This planet is – according to the best science available – over 4.5 billion years old. We’ve only been keeping temperature records for 135 years. So we don’t have a strong baseline for understanding natural and cyclic temperature variations. But we do have solid and accurate data on carbon dioxide levels. And that data shows that carbon dioxides levels on our planet are now at far above levels ever seen in the last 800,000 years with basically all of the increase taking place in the last 100 years or less. One simply cannot ignore the fact that we have altered our atmosphere – accidentally, unintentionally, and blindly – but altered for sure.
Eventually, I hope, the hyperbole will yield to cold hard objective presentations of facts and data. And finally everyone (well, most everyone) will come to recognize that we need to take action. But what I fear more than anything else is the kneejerk reaction; the “Snowpiercer” movie response with a complex, complicated, and completely manmade plot to control our climate and cool our atmosphere. The earth is a marvelously constructed, incredibly intricate, brilliantly engineered compilation of a myriad of different systems, all of which work seamlessly together. Every hair on the back of my neck and every red flag I have all go up when I think about man trying to intervene and interrupt a natural function of earth. We are a bright species, but we are dust on the bottom of the shoe of the universe when it comes to understanding the universe; we are simply not that smart.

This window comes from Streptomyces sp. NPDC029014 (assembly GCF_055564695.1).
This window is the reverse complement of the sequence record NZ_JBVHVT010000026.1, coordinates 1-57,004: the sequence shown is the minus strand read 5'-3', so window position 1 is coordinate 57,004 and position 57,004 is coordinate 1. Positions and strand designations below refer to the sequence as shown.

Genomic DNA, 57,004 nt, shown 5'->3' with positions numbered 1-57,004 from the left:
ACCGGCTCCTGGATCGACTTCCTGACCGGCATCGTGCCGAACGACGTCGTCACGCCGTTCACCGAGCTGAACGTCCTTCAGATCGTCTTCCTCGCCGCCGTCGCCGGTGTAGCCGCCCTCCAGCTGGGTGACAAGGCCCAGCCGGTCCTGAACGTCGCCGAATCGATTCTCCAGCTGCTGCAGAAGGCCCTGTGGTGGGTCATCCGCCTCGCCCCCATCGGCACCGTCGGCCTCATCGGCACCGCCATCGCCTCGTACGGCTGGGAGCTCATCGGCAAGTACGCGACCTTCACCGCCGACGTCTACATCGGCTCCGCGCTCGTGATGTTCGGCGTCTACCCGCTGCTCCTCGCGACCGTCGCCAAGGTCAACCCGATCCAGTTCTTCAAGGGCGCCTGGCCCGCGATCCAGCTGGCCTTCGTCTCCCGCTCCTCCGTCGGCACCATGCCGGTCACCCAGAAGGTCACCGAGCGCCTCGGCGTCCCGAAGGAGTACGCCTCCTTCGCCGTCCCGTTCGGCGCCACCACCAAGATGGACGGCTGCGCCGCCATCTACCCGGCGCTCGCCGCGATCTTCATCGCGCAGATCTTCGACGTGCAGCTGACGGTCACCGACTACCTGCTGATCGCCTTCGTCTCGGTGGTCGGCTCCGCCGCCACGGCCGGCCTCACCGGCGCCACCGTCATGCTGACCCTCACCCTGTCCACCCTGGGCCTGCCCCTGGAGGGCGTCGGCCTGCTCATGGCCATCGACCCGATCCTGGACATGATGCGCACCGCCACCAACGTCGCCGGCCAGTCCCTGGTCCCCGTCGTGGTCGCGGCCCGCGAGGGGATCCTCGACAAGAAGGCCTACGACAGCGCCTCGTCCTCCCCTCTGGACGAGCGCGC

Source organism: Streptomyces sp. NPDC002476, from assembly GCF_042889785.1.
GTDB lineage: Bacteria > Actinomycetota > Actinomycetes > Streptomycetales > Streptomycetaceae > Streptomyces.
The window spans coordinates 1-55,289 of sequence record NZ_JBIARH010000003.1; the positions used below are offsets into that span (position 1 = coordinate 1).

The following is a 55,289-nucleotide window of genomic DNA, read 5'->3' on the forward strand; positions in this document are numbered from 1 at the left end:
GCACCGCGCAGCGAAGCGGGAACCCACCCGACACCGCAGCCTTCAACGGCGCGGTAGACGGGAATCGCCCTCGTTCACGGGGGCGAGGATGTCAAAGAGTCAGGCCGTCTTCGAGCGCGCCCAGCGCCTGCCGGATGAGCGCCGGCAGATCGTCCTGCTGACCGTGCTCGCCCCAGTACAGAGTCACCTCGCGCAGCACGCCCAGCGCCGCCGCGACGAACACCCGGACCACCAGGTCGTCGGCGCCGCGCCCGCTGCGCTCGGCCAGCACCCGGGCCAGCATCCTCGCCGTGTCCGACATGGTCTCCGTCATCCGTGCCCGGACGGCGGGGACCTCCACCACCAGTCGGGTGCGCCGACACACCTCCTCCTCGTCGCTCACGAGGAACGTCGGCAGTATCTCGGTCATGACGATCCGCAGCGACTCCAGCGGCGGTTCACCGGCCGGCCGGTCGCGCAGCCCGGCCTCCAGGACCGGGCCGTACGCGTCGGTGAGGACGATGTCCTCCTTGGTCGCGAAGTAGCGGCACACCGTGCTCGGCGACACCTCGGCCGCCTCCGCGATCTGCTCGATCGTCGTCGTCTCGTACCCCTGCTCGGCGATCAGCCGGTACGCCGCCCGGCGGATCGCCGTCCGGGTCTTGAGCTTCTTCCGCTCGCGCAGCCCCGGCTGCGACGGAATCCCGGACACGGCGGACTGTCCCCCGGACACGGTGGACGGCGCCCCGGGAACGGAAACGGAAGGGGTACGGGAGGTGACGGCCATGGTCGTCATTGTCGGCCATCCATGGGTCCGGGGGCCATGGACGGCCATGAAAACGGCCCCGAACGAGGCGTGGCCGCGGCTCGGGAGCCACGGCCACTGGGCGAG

Please consider the “facts” that society has accepted as fact over just the last 500 years: the earth is the center of the universe and the sun revolves around the earth, the earth is flat; bloodletting to cure most any disease; tomatoes are poisonous; eggs are good for – no, wait – they are bad for you – no, sorry – good for you; and countless others. We gullible humans have swallowed speculative scientific fodder as factual for thousands of years.
But today’s society is an overwhelmingly digital one; yeah or nay, yes or no, right or wrong. And each group has an amazingly steadfast tendency to not only pitch their tents at either of the two opposite polar ends of the bell curve, but to allow fiction and misinformation to replace any factual evidence that contradicts their beliefs. We have become a society that is not just stubborn; we have become a stupidly and strongly stubborn society. We no longer see the truth if it’s lit up with flares and dancing in front of us, if that truth is in disagreement with our perspective.
To be so limited in our knowledge, and simultaneously arrogant, creates a dangerous circumstance. We are simply not qualified or capable to attempt to change any of earth’s systems. Consider the recent uproar when the President suggested we drop a nuclear bomb into a hurricane to disperse it (an idea that has been thrown on the table at least once a decade going back over 50 years). That uproar was justified – we can’t just go running off willy-nilly trying to alter nature with our feeble manmade objects. Think back over how many thousands of times someone in a position of authority became convinced we could alter the path of nature by intervening; we’ve introduced plants and animals into non-indigenous situations in a misguided attempt to stop something we deemed dangerous or undesirable. And in almost every single case, what was introduced became the dominant species and turned into an invasive force dominating the ecosystem and destroying it. This is because we do not have the prerequisite knowledge necessary to understand and intervene in nature. We always get it wrong.